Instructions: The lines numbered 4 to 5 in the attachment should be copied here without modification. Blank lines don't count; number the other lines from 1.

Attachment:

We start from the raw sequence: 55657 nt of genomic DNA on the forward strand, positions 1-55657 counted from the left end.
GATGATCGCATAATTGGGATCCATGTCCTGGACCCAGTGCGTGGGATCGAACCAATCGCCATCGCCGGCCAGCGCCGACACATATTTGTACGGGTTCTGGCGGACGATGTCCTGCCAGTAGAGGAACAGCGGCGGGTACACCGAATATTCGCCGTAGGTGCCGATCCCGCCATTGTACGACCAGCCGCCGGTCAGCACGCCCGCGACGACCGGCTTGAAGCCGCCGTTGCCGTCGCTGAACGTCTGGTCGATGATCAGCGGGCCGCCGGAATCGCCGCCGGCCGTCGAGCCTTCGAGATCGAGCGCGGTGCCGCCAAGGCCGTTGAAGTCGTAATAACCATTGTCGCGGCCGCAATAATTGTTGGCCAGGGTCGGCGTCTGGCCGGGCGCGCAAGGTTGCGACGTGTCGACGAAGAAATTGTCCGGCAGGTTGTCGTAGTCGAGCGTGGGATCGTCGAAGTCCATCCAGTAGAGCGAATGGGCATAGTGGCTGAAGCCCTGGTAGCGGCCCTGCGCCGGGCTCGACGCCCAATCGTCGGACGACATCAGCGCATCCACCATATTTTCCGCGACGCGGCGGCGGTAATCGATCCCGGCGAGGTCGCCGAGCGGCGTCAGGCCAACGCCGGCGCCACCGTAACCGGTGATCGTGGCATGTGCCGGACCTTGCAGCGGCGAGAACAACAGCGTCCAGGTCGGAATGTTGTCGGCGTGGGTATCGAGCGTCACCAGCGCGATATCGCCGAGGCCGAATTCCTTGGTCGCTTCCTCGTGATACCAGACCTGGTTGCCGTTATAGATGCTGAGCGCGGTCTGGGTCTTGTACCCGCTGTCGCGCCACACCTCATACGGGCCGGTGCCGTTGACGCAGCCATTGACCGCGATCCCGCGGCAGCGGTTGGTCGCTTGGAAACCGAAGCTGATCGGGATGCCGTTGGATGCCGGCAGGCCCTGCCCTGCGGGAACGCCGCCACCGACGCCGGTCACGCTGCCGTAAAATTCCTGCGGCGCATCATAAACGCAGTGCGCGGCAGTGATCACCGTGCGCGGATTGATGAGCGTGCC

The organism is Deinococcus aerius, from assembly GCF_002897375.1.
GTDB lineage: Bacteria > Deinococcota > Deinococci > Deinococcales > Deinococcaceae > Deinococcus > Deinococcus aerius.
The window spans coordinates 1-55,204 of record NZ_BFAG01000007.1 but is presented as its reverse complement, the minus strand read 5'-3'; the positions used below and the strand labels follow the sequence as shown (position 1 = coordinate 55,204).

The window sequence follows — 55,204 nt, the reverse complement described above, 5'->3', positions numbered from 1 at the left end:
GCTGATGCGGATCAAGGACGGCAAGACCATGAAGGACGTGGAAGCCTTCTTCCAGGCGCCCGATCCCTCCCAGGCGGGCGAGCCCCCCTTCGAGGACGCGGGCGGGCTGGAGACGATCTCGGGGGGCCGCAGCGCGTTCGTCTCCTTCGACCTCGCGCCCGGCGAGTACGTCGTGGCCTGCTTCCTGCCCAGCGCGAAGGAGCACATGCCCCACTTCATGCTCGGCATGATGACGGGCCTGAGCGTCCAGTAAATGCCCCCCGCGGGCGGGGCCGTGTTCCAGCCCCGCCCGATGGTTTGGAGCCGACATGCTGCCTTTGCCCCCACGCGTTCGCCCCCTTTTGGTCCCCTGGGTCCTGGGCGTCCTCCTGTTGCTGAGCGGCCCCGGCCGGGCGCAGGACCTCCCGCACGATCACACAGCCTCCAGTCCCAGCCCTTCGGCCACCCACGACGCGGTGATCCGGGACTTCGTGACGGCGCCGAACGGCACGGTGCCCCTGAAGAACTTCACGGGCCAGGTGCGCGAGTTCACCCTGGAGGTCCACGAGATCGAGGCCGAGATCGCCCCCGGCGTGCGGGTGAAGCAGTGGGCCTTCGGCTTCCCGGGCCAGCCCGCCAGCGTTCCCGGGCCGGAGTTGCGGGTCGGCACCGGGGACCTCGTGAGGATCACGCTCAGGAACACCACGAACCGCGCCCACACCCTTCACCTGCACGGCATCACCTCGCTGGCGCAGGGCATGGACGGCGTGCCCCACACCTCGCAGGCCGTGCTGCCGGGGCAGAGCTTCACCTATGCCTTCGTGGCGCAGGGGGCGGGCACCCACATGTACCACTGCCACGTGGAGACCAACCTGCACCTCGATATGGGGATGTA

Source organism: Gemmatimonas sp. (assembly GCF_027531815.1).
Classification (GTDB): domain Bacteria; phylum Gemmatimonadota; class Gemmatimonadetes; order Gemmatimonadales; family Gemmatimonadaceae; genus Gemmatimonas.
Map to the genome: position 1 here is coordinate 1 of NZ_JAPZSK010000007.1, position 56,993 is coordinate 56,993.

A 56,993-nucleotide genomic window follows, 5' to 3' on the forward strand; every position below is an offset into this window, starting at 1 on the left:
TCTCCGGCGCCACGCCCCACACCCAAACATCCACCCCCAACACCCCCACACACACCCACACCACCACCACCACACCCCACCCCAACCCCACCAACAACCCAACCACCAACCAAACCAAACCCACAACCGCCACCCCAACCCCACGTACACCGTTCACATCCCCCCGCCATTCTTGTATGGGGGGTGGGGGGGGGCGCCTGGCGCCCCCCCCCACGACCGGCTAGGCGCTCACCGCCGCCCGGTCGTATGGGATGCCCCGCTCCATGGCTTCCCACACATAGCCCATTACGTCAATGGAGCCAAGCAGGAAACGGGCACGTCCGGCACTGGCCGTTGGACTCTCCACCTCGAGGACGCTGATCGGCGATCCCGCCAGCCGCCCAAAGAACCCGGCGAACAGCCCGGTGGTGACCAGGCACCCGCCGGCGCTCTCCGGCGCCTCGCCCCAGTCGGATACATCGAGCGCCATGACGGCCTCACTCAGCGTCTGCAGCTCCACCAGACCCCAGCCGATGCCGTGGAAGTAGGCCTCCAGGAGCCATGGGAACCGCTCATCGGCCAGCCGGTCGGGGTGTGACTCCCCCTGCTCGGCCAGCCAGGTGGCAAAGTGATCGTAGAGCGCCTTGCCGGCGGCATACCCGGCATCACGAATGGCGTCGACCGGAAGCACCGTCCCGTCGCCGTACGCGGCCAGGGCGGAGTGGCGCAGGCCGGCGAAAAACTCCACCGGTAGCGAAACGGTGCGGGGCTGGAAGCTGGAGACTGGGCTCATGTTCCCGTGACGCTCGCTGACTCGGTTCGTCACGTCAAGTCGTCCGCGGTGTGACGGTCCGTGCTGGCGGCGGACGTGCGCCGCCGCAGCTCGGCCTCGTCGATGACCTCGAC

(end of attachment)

GTDB lineage: Bacteria > Deinococcota > Deinococci > Deinococcales > Deinococcaceae > Deinococcus > Deinococcus aerius.
The window spans coordinates 1-55,204 of record NZ_BFAG01000007.1 but is presented as its reverse complement, the minus strand read 5'-3'; the positions used below and the strand labels follow the sequence as shown (position 1 = coordinate 55,204).